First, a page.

How to Make Smooth Endoplasmic Reticulum Out of Clay

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Make smooth endoplasmic reticulum out of clay by observing the folds of the eukaryotic organelle, or animal cell part. According to the British Society for Cell Biology, the smooth endoplasmic reticulum's job is to metabolize fats and certain hormones so the cell can function normally. Craft the organelle by being sure the clay is a soft consistency for the project. Use air-dry clay, which does not need to be fired. It should press down easily, but not sticky to the touch. Add drops of water to the clay if it is too hard or let it dry out on your table for about one hour if it is too wet.

    Review diagrams of smooth, endoplasmic reticulum from websites, such as the British Society for Cell Biology. Roll your clay into a ball that is approximately 3 inches wide. Press it down onto a smooth surface to begin forming the smooth, endoplasmic reticulum.

    Push your rolling pin onto the clay and roll it until you have a vertically rectangular sheet about 1/4-inch thick. Pull if off your table to prevent it from sticking.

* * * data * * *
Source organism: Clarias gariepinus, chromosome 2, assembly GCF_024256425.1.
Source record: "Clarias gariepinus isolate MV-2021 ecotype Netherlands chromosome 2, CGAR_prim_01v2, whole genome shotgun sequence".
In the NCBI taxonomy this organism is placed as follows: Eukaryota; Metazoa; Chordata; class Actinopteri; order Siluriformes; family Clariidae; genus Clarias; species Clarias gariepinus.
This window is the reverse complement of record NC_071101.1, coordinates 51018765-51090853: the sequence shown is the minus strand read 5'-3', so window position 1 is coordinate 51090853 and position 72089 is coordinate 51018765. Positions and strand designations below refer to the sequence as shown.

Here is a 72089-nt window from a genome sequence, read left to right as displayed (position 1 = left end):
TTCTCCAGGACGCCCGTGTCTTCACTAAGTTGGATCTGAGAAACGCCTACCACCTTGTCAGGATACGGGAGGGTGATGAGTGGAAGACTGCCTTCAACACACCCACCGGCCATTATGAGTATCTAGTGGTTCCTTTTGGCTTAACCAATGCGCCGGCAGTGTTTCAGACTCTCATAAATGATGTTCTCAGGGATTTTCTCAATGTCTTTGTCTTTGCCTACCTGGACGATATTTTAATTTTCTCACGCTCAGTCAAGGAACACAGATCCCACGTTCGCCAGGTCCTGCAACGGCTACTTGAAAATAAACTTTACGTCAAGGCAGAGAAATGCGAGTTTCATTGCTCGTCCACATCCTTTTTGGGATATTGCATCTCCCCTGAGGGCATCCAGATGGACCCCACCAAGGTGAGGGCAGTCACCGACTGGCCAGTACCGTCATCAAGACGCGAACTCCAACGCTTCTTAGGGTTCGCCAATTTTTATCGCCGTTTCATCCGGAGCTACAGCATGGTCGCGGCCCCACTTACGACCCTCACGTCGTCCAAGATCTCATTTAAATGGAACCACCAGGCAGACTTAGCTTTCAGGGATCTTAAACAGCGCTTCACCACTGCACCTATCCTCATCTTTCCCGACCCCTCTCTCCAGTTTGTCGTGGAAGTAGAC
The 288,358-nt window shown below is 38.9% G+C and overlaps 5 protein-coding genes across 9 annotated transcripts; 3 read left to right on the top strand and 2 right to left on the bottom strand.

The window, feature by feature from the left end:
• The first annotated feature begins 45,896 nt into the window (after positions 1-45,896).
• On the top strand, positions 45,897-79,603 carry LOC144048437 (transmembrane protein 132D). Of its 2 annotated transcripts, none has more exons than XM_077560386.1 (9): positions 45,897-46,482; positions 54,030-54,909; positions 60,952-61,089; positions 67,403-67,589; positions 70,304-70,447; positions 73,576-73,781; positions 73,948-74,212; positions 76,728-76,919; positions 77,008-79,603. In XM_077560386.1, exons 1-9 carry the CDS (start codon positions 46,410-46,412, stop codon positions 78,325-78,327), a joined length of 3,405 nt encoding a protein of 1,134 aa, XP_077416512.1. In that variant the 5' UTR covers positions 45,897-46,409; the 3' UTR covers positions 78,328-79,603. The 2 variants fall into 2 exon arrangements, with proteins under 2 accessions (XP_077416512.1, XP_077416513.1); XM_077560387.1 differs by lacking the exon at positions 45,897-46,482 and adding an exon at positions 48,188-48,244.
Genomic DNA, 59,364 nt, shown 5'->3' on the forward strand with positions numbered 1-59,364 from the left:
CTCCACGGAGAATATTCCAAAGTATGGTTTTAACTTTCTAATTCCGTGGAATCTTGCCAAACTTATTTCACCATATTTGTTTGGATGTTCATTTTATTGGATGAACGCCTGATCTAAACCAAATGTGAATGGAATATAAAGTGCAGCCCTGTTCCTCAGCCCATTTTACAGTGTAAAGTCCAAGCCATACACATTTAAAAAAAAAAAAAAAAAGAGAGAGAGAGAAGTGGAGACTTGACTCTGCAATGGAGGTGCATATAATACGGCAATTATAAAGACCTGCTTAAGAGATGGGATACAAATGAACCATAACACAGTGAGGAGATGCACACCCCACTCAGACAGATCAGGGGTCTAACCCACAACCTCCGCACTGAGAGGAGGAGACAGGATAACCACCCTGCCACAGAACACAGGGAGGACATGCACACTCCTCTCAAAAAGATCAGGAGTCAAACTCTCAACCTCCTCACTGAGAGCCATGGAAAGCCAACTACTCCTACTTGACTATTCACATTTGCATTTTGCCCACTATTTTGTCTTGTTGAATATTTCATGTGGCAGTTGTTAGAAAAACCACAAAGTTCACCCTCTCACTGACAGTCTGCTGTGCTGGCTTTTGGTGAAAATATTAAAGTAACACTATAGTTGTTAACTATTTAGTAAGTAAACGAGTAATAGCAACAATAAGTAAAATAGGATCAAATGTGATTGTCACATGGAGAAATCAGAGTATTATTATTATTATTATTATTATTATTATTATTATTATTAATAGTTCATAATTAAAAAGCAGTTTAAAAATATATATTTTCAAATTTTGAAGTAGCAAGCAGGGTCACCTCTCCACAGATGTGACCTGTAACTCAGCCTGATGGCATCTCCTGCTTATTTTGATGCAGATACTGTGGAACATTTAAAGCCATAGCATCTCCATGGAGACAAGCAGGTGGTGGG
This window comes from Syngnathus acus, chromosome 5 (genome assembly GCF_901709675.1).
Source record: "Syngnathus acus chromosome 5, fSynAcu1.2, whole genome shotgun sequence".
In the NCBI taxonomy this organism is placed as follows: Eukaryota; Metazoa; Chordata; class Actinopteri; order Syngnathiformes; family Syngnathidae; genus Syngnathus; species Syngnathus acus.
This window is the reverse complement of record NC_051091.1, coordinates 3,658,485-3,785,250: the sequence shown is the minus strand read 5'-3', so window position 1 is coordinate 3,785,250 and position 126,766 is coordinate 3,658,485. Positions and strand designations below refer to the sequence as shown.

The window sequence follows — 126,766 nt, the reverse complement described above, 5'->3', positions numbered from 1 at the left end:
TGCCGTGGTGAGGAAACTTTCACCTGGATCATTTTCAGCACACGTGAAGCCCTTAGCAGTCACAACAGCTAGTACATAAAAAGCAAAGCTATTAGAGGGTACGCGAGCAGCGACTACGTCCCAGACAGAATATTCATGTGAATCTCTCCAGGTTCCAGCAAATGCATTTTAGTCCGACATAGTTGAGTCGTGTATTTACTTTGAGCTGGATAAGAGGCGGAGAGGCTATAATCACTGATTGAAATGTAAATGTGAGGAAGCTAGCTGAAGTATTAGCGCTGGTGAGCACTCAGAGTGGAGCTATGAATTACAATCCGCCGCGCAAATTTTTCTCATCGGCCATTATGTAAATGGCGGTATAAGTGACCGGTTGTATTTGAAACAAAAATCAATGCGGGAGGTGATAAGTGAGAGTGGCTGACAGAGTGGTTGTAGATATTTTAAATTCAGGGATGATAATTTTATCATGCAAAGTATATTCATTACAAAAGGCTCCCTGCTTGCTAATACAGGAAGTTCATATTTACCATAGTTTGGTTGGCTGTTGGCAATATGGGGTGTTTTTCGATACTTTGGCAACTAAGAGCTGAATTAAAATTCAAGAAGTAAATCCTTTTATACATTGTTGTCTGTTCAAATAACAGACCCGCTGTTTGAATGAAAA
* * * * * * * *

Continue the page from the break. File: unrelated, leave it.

Fold the top sheet of clay down one-third. Take that folded edge back to the top crease. Be sure the folds are gentle since the smooth endoplasmic reticulum has soft, rounded folds and creases.

    Pull up the bottom of the clay sheet to the top of the smooth endoplasmic reticulum. Press the bottom crease gently, then take the top edge back to the bottom crease.

    Slice a 1-inch piece from the side of the smooth endoplasmic reticulum if you are using it for an animal cell model craft.

    Things You'll Need

    • Air-dry clay
    • Rolling pin
    • Knife


    • Smooth, endoplasmic reticulum looks similar to folded lasagna sheets. Be sure your smooth endoplasmic reticulum looks like a bundle of folded sheets before slicing. Allow it to dry for about 48 hours if you need to harden the smooth, endoplasmic reticulum. If you want to keep it soft, place it into a plastic bag.


About the Author

Charong Chow has been writing professionally since 1995. Her work has appeared in magazines such as "Zing" and "Ocean Drive." Chow graduated from the University of Miami with a Bachelor of Arts in philosophy. She also received a Bachelor of Fine Arts from the California Institute of the Arts.

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